Should State and Federal Agencies have done more to Protect Consumers from Exide’s Contamination?

There has been a lot of media coverage on the lead contamination left behind since the Exide plant closed in Vernon in 2014.  During its 92 years in operation it managed to contaminate over 10,000 properties within about a mile radius of the plant.  The Environmental Protection Agency (EPA) added warnings about the potential contamination to homes in the area in their databases in 2000 but many real estate transactions took place in the area between 2000 and 2014.

Real Estate services companies offer Environmental Hazard Reports (some are provided free of charge with an NHD report) to alert potential home buyers to known hazards.  But, in the case of the Exide plant in Vernon, and reported by the LA Times, the California Department of Toxic Substances has tested the soil of more than 2,400 homes but has only released results for 289 of those homes.  This begs the question as to how bad the contamination really is and should the agency and the EPA be doing more to alert potential home buyers? And are the city and state doing enough to clean up the affected homes?

The U.S. Environmental Protection Agency considers a soil level of 400 parts per million or higher a health hazard in bare soil in children’s play areas. More than half the properties included in the data released to the public registered lead readings above that threshold.

California’s health standard for residential soil is even more stringent, at 80 ppm. What we do know is that more than 98% of homes tested had levels of lead above the 80-ppm standard, according to data from the state toxics agency and the Los Angeles County Department of Public Health.

Lead levels at some homes were 100 times above health limits.

For three decades, state regulators allowed the plant about five miles from downtown L.A.  to operate without a full permit while it racked up environmental violations for spewing  lead, arsenic and other dangerous pollutants. They now believe those emissions fouled as many as 10,000 homes within a 1.7-mile radius.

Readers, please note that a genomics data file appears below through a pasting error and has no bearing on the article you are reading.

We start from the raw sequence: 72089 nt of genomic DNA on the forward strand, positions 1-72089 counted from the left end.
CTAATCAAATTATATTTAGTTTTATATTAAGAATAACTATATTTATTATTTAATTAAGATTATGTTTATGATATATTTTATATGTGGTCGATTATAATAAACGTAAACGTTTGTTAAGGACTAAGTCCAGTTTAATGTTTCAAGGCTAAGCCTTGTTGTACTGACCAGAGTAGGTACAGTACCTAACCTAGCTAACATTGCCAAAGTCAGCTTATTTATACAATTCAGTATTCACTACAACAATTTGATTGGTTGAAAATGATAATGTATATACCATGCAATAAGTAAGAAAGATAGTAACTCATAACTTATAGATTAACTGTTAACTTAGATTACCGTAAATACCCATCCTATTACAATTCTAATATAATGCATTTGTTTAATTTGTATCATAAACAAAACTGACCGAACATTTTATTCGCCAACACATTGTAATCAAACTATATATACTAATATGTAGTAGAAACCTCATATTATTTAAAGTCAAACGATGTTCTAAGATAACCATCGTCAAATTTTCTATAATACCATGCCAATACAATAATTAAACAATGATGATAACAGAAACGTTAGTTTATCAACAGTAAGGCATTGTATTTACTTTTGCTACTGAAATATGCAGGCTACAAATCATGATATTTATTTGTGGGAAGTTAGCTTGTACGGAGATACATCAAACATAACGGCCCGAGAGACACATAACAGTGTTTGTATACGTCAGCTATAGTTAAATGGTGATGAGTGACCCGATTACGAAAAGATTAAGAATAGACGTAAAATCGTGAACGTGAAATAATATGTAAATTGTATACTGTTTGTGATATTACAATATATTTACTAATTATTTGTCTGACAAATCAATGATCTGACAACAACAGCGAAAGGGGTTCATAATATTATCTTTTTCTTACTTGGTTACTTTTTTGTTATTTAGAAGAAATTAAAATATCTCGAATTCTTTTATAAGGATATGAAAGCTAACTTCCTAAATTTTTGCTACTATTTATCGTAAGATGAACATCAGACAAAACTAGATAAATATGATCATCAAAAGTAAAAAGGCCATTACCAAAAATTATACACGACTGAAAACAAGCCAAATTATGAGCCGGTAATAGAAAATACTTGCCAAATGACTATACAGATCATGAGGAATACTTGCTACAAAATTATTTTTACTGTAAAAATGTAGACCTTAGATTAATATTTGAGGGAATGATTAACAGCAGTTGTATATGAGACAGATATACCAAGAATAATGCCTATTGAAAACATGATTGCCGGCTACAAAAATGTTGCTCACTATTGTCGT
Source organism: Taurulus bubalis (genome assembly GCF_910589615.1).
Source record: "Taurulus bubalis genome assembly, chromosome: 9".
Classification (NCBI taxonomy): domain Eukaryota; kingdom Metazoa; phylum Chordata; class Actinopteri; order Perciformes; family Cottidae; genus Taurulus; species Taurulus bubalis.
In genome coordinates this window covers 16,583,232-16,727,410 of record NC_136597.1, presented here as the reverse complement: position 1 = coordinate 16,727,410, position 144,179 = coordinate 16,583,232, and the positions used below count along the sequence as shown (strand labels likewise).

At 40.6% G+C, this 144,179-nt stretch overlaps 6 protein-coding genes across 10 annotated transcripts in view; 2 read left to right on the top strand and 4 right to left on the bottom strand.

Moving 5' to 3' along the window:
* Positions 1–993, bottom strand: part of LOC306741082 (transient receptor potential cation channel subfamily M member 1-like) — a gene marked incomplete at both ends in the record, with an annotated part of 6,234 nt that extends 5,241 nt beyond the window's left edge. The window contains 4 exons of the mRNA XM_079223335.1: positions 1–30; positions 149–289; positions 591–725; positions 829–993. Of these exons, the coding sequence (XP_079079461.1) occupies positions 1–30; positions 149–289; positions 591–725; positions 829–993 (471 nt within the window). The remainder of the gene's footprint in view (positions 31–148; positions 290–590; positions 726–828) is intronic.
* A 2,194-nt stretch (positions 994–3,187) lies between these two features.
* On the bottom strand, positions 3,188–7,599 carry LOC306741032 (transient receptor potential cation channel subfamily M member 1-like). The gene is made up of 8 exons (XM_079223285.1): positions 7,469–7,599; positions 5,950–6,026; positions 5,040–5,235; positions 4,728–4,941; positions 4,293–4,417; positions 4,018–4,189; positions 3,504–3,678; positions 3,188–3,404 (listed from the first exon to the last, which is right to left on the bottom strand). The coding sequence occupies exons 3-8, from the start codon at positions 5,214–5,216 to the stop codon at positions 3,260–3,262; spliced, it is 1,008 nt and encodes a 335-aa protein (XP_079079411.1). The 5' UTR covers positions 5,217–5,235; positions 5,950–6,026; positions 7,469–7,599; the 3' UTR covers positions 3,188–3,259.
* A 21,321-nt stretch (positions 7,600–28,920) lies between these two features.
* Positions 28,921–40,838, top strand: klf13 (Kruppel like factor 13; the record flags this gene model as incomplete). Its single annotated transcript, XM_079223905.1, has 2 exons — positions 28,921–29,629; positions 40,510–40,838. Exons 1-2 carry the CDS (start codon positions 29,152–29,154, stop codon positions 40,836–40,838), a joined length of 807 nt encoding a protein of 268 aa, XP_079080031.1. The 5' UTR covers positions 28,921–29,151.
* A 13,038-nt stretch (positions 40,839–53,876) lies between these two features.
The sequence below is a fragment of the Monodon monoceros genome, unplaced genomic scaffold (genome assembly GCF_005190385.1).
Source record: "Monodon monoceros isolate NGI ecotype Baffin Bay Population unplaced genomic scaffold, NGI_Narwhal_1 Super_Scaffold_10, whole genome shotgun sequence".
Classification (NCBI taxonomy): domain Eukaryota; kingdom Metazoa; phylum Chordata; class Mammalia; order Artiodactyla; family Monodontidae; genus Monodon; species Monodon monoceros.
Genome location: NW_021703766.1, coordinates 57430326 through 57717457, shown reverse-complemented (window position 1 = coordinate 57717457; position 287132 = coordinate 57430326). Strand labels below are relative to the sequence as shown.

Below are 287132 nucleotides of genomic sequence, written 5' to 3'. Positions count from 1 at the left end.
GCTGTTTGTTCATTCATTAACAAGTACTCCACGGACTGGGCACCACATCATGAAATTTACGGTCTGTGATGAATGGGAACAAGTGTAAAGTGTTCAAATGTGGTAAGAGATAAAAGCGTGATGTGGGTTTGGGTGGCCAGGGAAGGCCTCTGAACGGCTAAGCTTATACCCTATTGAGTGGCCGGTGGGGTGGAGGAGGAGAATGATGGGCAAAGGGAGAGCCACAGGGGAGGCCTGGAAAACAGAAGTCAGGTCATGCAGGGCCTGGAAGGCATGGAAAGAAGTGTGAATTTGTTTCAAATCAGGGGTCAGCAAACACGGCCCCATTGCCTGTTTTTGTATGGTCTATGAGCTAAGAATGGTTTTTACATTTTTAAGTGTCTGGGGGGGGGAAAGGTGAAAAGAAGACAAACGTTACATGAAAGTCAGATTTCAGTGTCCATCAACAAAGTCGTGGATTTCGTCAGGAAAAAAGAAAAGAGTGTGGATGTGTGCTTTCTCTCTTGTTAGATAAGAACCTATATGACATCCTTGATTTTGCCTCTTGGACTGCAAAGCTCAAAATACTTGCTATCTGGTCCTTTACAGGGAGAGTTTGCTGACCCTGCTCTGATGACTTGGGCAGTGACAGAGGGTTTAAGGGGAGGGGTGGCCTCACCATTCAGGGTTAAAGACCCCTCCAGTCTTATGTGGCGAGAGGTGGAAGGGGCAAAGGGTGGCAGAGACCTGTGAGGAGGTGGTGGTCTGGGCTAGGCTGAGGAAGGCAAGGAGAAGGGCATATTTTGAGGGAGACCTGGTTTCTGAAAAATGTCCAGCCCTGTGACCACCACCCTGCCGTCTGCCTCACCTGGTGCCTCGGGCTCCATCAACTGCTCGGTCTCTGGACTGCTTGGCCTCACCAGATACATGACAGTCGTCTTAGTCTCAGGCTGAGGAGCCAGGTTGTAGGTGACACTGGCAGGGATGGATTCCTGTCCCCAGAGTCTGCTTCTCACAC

State officials say the removal of polluted soil from more than 2,000 additional homes cannot begin until next spring, when they expect to complete a lengthy review of the cleanup required under the California Environmental Quality Act. It will take another year to clean those homes at a rate of 50 properties a week, officials say.

As regulators spend $176.6 million set aside for testing and cleanup, they say they will give priority to the most contaminated properties — those above 1,000 ppm — as well as those with young children, pregnant women, bare soil and other factors that increase the risk of lead poisoning.

Lawmakers and community groups have also had difficulty obtaining information on what areas have been tested and cleaned and what soil sampling has found.

More time and hundreds of millions of dollars in additional funding will be required to clean thousands of other homes that are likely to be contaminated across the communities of Bell, Commerce, East Los Angeles, Huntington Park, Boyle Heights, Maywood and Vernon. The state plans to seek reimbursement from Exide and any other responsible parties.

What do you think about this ongoing situation?  Should the California Department of Toxic Substances and EPA have done more? We’d love to hear from you!

  • Tom H

    I had no idea the contamination affected so many people. Seems like it is taking too long to do the clean up too!

  • Umberto

    Yes I think the EPA and the CDTS need to act with much more urgency. It’s a shame something like this happens in a predominately Latin community and it is treated as minor… we have millions of people’s lives at stake.